What the Devil Is Going On?
Preloading the Interface
Using XMLHttpRequest Yourself
To get an idea of just what is going on, it’s a good idea to use XMLHttpRequest yourself. In this section, you’ll use it to create a little application of your own. Of course, you can skip this section if you’re not interested in a deep understanding, but it’s pretty cool stuff to play with anyway.
First, open up a directory on a website. You’ll need to access it via a proper domain, you see. Create the guide, and make sure your browser can see it. In that directory, place a text file, called Listing.txt, and put the exclamation “Horrible!” inside the file. Bear with me.
Finding XMLHttpRequest within the Gmail code
Sniffing the Network Traffic
So now that you understand how XMLHttpRequest works, you’re led to some further questions: What is being sent and received using the XMLHttpRequest functions, and what are the URLs? Once you know the answers to these questions, you can write your code to spoof these requests and then interface directly with the Gmail system. The rest of the book relies on this idea. To find out what Gmail is saying to the browser, use a new tool: the packet sniffer. This is a generic term for a range of applications that can listen to raw network traffic, display it on the screen, log in, analyze it, etc. You’re interested in watching what your browser is doing in the background: what it is sending, where it is sending it to, and then the replies it is getting.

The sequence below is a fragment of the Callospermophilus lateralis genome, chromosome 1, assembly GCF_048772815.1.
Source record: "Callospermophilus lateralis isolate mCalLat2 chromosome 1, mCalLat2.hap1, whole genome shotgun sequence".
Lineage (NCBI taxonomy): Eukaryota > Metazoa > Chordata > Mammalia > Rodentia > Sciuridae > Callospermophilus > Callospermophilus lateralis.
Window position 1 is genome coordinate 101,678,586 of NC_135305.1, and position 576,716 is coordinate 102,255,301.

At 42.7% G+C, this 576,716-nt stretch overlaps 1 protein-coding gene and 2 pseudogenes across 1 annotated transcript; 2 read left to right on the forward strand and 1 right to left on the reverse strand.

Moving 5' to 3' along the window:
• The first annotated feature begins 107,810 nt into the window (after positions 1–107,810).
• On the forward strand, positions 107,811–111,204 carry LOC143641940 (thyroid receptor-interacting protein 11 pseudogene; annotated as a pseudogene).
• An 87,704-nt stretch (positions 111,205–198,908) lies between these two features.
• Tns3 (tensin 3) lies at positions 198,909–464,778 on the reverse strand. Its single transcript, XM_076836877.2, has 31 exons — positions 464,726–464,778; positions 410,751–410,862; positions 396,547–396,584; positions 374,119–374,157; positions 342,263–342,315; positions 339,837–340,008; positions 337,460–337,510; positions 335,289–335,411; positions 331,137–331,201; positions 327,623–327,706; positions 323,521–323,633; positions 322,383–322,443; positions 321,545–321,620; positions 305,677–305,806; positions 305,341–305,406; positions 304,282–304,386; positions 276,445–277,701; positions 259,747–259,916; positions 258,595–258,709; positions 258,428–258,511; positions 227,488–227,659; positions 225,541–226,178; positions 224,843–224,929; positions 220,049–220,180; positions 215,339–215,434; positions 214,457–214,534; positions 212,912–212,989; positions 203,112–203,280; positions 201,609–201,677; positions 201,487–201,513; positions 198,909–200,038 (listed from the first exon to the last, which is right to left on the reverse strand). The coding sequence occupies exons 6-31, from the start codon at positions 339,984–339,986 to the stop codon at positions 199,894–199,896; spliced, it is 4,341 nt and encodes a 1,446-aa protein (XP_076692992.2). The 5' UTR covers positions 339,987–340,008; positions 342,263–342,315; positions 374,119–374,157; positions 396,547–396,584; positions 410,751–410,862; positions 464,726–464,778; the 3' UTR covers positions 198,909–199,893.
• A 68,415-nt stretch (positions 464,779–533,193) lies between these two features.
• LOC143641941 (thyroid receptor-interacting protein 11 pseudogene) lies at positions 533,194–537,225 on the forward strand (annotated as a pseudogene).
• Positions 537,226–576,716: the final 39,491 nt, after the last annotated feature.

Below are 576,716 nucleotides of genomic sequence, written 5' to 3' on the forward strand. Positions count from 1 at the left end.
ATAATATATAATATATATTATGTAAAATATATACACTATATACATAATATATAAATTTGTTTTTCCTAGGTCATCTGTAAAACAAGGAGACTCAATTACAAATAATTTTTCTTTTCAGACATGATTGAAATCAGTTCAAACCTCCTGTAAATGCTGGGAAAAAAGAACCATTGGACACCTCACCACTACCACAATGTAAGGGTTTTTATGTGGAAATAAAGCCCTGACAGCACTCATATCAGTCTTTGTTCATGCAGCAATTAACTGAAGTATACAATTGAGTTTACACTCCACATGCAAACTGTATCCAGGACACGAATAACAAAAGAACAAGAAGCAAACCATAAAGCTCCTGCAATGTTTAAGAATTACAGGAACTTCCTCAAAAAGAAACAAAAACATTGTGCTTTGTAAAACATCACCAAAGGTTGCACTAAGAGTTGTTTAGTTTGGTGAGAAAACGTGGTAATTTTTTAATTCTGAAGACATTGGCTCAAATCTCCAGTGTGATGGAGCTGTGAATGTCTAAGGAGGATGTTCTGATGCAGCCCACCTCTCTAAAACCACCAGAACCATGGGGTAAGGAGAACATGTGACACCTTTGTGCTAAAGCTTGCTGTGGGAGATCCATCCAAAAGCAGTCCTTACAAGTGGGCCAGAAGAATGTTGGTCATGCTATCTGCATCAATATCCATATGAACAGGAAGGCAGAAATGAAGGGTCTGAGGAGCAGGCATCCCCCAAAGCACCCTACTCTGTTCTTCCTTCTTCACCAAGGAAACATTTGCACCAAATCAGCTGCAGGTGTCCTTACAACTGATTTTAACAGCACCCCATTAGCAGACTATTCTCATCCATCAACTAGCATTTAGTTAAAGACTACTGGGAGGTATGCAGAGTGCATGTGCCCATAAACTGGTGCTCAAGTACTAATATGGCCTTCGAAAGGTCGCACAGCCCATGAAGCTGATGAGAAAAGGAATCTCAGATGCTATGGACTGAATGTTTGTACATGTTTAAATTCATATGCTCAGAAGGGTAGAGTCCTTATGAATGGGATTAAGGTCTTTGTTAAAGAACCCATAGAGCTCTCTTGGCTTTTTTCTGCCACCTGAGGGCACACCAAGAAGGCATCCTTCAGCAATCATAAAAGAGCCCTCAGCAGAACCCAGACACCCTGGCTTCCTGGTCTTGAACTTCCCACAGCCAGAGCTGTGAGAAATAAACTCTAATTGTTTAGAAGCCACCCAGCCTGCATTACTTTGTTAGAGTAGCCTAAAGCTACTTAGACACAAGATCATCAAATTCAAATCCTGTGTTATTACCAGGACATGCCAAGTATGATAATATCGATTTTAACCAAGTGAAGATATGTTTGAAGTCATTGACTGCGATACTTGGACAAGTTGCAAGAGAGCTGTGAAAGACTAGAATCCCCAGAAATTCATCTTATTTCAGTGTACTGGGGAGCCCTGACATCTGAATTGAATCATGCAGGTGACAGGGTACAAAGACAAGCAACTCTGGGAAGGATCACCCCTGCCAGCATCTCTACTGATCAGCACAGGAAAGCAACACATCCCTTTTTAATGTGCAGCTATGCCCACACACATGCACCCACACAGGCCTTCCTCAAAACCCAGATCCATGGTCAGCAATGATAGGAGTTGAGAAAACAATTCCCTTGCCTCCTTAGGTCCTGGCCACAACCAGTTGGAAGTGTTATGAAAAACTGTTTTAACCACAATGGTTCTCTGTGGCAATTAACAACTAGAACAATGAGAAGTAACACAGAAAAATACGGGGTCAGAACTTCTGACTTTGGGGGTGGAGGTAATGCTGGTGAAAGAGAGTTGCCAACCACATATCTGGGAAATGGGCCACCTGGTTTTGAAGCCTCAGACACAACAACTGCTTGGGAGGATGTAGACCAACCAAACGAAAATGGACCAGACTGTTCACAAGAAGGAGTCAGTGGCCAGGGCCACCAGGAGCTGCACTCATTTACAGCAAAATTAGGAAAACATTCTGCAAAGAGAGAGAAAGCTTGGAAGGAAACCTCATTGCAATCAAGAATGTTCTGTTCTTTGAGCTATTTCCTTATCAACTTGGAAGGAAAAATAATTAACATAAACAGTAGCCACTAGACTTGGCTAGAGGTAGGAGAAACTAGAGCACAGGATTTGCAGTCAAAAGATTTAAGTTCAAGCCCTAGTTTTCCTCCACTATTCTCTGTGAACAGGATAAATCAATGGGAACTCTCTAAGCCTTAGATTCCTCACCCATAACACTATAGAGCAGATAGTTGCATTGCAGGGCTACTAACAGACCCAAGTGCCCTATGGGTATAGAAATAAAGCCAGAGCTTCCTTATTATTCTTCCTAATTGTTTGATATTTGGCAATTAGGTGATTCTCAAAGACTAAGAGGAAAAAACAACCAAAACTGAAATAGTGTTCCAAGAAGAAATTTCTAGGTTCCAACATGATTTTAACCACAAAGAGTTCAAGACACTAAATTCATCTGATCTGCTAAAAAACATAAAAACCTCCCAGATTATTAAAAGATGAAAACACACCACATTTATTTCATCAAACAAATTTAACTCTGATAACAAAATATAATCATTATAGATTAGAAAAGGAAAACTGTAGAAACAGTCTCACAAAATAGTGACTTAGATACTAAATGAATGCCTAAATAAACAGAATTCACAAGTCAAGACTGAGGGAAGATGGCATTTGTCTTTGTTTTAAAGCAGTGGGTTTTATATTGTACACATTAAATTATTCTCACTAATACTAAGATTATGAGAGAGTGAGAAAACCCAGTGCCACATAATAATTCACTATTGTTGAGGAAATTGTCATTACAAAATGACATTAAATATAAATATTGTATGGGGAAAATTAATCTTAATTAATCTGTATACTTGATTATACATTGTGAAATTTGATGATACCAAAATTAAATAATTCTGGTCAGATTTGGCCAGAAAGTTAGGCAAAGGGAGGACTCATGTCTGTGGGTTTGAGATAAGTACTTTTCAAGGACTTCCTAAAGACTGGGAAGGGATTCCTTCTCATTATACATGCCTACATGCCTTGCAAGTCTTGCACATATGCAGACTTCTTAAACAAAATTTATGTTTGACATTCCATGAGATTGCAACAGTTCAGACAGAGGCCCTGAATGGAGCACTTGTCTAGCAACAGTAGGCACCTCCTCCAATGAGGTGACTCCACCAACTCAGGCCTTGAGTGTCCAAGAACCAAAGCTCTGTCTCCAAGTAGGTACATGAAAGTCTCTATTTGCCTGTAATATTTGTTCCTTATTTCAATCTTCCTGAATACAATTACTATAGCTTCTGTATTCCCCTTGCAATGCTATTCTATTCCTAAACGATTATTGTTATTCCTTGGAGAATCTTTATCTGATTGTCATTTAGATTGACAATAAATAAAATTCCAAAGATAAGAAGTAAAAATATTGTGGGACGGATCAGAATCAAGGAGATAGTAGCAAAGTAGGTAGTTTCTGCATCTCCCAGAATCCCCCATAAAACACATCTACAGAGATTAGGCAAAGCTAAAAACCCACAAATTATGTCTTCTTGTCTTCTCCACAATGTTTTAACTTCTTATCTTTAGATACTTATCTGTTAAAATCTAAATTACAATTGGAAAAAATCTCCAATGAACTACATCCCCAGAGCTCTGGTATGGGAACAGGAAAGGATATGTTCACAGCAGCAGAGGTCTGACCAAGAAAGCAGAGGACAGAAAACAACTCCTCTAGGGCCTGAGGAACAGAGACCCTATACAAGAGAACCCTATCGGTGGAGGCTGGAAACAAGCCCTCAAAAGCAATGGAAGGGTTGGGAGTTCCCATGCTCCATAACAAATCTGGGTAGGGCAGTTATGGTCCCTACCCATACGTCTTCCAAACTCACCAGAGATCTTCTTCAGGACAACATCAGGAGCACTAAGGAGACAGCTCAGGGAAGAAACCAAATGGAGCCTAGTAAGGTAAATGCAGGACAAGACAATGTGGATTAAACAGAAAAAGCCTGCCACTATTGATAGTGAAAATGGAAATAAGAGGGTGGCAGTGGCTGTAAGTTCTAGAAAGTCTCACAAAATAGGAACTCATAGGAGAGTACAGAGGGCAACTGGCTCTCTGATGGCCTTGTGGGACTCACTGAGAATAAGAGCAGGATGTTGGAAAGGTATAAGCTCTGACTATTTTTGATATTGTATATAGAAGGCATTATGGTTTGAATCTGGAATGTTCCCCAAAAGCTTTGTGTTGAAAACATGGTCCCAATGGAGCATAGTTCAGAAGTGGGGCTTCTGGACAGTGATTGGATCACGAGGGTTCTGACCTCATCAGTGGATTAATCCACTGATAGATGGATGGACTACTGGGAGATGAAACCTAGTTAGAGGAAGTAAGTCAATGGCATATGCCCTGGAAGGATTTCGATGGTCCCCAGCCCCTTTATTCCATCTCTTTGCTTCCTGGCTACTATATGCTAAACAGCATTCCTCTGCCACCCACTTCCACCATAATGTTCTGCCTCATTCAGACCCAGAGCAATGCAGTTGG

Firing up TCP flow
Install TCP flow, and set it running inside a terminal window, monitoring port 80. On my machine, that means typing the following:
sudo cp flow -c port 80
As you can see from the figure and your screen, Tcpflow captures all of the traffic flowing backward and forward across Port 80 — all your web traffic, in other words. It shows the requests and the answers: headers, content, and all. So Tcpflow is perfect for the job. But there’s a snag. Open up Gmail, and let it sit there for a while.
You have seen this sort of URL before: Look back again at Listing A-3, after the second excised block of encrypted code. You can also guess that something happens to the cookie you set on the first page — it is being checked for something. Considering that those cookies do not contain anything but the time they were set, I am guessing that this step ensures that the connection is current and not the result of caching from someone’s browser. Instead, it’s to ensure a good, fresh session with Gmail on the browser application and the user himself. Or so I would guess.